Portrait 7 smallInformation about the life of Edmund based on books by B. Garvan (1996), A. Houlihan (1997) and D. McLoughlin (2007) which you should consult for a much more complete version

 

Edmund Rice’s Early Life in Callan

According to Houlihan, Overcoming Evil With Good, 1997: Robert Rice, Edmund’s father, was a tenant farmer who rented about 175 acres of land from a friendly Protestant landlord, Lord Desart. In due course, as they matured, some of Robert's seven sons replaced the hired hands who helped him work the farm. Mrs. Rice, the former Margaret Tierney, was held in highest regard by the local people as being from one of Kilkenny's most loyal Catholic families. Robert and Margaret Rice owned a comfortable home, not luxurious, but far nicer than the huts or shacks of most Catholic families. The Rices’ Protestant landlord appreciated their industry and their reliability to pay the high rent for such a large property. Thus he did not interfere with the practice of their Catholic faith.

The home Edmund knew as a youngster was one that rang with the banter of his six brothers and two step-sisters. It was a very happy home with plenty of good food, much of it fresh from his father’s farm and lovingly prepared by his mother and sisters. Margaret Rice, the mother, was the heart of the family, and she delighted in each of her children and later on, in her grandchildren.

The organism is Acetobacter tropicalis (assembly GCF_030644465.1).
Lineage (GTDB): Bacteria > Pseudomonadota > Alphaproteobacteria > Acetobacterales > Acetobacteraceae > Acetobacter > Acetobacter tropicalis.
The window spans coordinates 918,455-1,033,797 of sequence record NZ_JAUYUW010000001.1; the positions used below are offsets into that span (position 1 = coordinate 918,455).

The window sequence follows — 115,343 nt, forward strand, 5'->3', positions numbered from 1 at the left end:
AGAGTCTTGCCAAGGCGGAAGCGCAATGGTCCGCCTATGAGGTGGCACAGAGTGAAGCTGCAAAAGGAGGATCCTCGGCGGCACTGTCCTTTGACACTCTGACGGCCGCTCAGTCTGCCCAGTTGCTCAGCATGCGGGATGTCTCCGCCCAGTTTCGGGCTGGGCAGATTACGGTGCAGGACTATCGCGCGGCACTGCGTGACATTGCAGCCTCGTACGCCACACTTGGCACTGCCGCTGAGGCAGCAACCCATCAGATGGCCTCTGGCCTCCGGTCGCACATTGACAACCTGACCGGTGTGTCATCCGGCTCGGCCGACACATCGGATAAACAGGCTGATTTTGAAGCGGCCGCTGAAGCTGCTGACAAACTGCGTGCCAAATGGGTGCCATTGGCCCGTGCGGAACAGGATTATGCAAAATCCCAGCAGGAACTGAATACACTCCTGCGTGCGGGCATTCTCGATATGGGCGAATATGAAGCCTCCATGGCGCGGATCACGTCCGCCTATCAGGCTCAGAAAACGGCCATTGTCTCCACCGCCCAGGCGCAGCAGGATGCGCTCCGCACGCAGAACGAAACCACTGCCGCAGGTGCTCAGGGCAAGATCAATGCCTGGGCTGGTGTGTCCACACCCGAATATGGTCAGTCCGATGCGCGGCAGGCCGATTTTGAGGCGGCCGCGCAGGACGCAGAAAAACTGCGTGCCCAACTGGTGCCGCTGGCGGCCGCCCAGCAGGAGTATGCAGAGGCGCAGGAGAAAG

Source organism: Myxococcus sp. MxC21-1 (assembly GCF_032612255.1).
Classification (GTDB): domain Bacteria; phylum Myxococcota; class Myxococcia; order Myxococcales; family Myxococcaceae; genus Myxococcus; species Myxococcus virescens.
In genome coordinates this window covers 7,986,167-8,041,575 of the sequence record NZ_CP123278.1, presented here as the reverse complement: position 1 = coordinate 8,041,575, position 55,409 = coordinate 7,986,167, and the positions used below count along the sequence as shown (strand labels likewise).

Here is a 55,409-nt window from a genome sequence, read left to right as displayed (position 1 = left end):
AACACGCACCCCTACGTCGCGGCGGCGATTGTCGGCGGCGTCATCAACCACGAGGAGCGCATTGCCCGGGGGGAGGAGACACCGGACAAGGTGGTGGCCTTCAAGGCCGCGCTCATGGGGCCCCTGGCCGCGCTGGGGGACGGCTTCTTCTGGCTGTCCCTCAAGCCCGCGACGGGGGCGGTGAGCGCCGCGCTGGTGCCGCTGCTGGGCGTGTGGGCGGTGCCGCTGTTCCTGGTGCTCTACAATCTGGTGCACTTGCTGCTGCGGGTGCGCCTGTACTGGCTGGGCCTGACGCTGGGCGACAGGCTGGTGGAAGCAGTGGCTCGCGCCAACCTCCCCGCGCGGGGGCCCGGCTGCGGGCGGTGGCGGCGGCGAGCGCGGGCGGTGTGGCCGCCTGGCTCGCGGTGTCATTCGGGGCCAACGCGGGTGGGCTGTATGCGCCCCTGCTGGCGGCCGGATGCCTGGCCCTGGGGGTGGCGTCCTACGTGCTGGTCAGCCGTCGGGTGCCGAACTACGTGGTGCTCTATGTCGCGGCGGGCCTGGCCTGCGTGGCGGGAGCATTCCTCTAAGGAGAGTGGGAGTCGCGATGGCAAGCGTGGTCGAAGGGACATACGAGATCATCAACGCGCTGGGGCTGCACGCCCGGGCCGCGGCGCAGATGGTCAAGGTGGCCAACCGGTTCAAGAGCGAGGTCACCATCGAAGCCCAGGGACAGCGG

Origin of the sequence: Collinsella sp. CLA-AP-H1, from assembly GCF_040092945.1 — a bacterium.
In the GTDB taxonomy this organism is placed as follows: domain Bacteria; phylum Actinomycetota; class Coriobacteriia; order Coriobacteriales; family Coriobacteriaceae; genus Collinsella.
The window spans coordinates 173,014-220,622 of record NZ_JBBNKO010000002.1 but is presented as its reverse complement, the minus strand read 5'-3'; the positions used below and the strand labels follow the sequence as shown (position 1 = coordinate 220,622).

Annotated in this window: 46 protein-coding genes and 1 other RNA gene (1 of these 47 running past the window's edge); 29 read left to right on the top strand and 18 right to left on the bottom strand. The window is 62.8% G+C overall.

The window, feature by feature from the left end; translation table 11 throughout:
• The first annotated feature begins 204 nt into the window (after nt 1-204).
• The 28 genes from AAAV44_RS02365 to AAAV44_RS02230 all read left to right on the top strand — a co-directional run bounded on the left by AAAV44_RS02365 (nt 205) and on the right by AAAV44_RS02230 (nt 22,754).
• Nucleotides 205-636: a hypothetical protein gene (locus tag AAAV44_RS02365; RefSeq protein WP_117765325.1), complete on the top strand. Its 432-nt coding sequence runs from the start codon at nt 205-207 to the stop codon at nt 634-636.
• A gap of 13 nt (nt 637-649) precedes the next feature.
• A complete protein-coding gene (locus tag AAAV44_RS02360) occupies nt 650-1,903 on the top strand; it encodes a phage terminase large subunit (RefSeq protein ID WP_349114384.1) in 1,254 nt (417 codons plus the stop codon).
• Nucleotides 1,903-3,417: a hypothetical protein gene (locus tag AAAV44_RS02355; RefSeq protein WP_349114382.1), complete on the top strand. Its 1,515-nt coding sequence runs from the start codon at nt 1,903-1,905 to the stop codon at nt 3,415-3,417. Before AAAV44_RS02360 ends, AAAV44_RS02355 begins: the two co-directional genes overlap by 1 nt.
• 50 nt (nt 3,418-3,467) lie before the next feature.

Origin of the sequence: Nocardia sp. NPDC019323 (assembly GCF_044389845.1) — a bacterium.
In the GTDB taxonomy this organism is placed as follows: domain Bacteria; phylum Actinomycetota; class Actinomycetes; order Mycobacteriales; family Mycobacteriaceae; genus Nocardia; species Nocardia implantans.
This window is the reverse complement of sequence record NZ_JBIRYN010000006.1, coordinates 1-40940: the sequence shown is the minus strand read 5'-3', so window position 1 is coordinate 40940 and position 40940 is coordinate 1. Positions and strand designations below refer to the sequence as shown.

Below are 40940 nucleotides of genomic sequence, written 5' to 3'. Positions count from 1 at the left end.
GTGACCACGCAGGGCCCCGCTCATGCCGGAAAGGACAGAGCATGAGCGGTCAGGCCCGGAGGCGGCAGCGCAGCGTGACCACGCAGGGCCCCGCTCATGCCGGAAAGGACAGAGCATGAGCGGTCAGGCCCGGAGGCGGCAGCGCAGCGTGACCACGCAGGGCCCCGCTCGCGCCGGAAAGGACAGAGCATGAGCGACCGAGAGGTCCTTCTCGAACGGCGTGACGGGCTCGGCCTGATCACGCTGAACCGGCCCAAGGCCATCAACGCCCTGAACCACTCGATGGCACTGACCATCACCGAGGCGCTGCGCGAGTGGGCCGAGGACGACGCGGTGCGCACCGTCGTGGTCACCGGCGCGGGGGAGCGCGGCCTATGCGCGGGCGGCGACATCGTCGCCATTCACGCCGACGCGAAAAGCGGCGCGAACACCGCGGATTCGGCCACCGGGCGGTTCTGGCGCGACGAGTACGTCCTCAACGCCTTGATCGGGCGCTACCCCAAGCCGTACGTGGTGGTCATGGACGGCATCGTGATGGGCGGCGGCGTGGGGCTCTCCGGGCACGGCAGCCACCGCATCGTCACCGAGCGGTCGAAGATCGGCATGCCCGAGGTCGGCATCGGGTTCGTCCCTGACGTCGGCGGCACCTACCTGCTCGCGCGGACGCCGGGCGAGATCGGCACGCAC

Icon Edmund Rice 16Their mother was the first teacher of the Rice boys. She taught them their prayers and she and her husband were excellent role models for the boys to imitate. Priests were always welcome visitors to the home but anyone who came to the door looking for a meal was brought into the kitchen and fed, so thanks to Mrs. Rice and the family hospitality, when it was time to leave, they were no longer hungry! Like many Irish families, the rosary was recited around the fireplace each evening and although the local chapel (parish church) was very simple, even crude, it was there that the Rice family worshipped and received the sacraments. The Catholic faith, loyalty to the Pope and to the church, and all the Christian values were both lived and taught in the home of Robert and Margaret Rice. It is no wonder that one of the younger boys, John, entered the Augustinian Monastery in New Ross, County Wexford and eventually became a priest or that Edmund would become the Founder of two Congregations of Religious Brothers.

The happy thoughts of his youthful days in Westcourt were some of the pleasant memories that Edmund evoked in his grieving after his wife’s death. He was inclined to ask the question: "Why did this tragedy have to happen to me?” Being a man of great common sense and deep faith, he realized that there were many more blessings than sorrows in his life. He liked to reflect on the prayer of Job and to make it his own: “The Lord giveth and the Lord taketh away. Blessed be the name of the Lord”.